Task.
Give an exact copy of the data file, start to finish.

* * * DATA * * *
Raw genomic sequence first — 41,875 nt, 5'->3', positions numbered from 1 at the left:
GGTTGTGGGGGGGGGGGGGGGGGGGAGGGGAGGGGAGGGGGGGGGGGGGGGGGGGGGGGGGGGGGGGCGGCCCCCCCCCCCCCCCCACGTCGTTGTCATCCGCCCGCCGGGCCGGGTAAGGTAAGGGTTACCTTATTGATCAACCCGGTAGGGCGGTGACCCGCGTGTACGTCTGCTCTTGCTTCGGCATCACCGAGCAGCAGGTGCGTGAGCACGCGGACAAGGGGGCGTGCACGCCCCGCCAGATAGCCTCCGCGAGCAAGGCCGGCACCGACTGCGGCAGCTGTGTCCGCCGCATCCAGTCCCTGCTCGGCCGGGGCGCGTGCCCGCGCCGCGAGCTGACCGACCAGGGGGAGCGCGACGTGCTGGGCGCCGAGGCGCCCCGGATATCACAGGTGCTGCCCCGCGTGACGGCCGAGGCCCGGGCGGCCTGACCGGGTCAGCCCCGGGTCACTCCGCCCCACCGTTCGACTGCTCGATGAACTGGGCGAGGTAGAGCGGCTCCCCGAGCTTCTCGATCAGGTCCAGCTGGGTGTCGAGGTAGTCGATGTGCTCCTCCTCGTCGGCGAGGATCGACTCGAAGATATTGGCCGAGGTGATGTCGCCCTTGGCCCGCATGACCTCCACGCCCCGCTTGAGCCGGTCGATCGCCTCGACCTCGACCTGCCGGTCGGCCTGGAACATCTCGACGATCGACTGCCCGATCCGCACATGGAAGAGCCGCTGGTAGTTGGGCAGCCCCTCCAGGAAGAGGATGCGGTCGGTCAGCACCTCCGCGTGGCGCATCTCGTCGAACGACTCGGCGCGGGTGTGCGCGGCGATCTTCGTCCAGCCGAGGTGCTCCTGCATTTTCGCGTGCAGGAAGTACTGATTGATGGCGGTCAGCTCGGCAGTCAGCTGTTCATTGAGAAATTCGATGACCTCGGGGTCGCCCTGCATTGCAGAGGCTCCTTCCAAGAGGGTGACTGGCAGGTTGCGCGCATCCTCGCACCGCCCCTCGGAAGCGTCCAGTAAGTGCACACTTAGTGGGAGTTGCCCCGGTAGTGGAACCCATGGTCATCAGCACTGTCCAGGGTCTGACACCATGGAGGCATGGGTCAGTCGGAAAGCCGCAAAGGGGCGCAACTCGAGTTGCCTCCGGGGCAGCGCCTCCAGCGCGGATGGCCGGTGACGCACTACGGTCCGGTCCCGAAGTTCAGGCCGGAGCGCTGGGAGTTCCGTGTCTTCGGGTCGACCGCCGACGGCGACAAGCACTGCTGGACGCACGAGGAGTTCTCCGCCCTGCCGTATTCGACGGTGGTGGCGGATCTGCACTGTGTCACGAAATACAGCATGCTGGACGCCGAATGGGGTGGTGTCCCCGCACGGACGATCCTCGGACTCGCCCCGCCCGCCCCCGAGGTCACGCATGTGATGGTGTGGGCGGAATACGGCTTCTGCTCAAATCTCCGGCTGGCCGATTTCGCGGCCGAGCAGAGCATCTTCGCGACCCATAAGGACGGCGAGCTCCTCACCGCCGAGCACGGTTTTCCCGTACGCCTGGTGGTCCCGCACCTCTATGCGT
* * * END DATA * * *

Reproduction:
Raw genomic sequence first — 41,875 nt, 5'->3', positions numbered from 1 at the left:
GGTTGTGGGGGGGGGGGGGGGGGGGAGGGGAGGGGAGGGGGGGGGGGGGGGGGGGGGGGGGGGGGGGCGGCCCCCCCCCCCCCCCCACGTCGTTGTCATCCGCCCGCCGGGCCGGGTAAGGTAAGGGTTACCTTATTGATCAACCCGGTAGGGCGGTGACCCGCGTGTACGTCTGCTCTTGCTTCGGCATCACCGAGCAGCAGGTGCGTGAGCACGCGGACAAGGGGGCGTGCACGCCCCGCCAGATAGCCTCCGCGAGCAAGGCCGGCACCGACTGCGGCAGCTGTGTCCGCCGCATCCAGTCCCTGCTCGGCCGGGGCGCGTGCCCGCGCCGCGAGCTGACCGACCAGGGGGAGCGCGACGTGCTGGGCGCCGAGGCGCCCCGGATATCACAGGTGCTGCCCCGCGTGACGGCCGAGGCCCGGGCGGCCTGACCGGGTCAGCCCCGGGTCACTCCGCCCCACCGTTCGACTGCTCGATGAACTGGGCGAGGTAGAGCGGCTCCCCGAGCTTCTCGATCAGGTCCAGCTGGGTGTCGAGGTAGTCGATGTGCTCCTCCTCGTCGGCGAGGATCGACTCGAAGATATTGGCCGAGGTGATGTCGCCCTTGGCCCGCATGACCTCCACGCCCCGCTTGAGCCGGTCGATCGCCTCGACCTCGACCTGCCGGTCGGCCTGGAACATCTCGACGATCGACTGCCCGATCCGCACATGGAAGAGCCGCTGGTAGTTGGGCAGCCCCTCCAGGAAGAGGATGCGGTCGGTCAGCACCTCCGCGTGGCGCATCTCGTCGAACGACTCGGCGCGGGTGTGCGCGGCGATCTTCGTCCAGCCGAGGTGCTCCTGCATTTTCGCGTGCAGGAAGTACTGATTGATGGCGGTCAGCTCGGCAGTCAGCTGTTCATTGAGAAATTCGATGACCTCGGGGTCGCCCTGCATTGCAGAGGCTCCTTCCAAGAGGGTGACTGGCAGGTTGCGCGCATCCTCGCACCGCCCCTCGGAAGCGTCCAGTAAGTGCACACTTAGTGGGAGTTGCCCCGGTAGTGGAACCCATGGTCATCAGCACTGTCCAGGGTCTGACACCATGGAGGCATGGGTCAGTCGGAAAGCCGCAAAGGGGCGCAACTCGAGTTGCCTCCGGGGCAGCGCCTCCAGCGCGGATGGCCGGTGACGCACTACGGTCCGGTCCCGAAGTTCAGGCCGGAGCGCTGGGAGTTCCGTGTCTTCGGGTCGACCGCCGACGGCGACAAGCACTGCTGGACGCACGAGGAGTTCTCCGCCCTGCCGTATTCGACGGTGGTGGCGGATCTGCACTGTGTCACGAAATACAGCATGCTGGACGCCGAATGGGGTGGTGTCCCCGCACGGACGATCCTCGGACTCGCCCCGCCCGCCCCCGAGGTCACGCATGTGATGGTGTGGGCGGAATACGGCTTCTGCTCAAATCTCCGGCTGGCCGATTTCGCGGCCGAGCAGAGCATCTTCGCGACCCATAAGGACGGCGAGCTCCTCACCGCCGAGCACGGTTTTCCCGTACGCCTGGTGGTCCCGCACCTCTATGCGT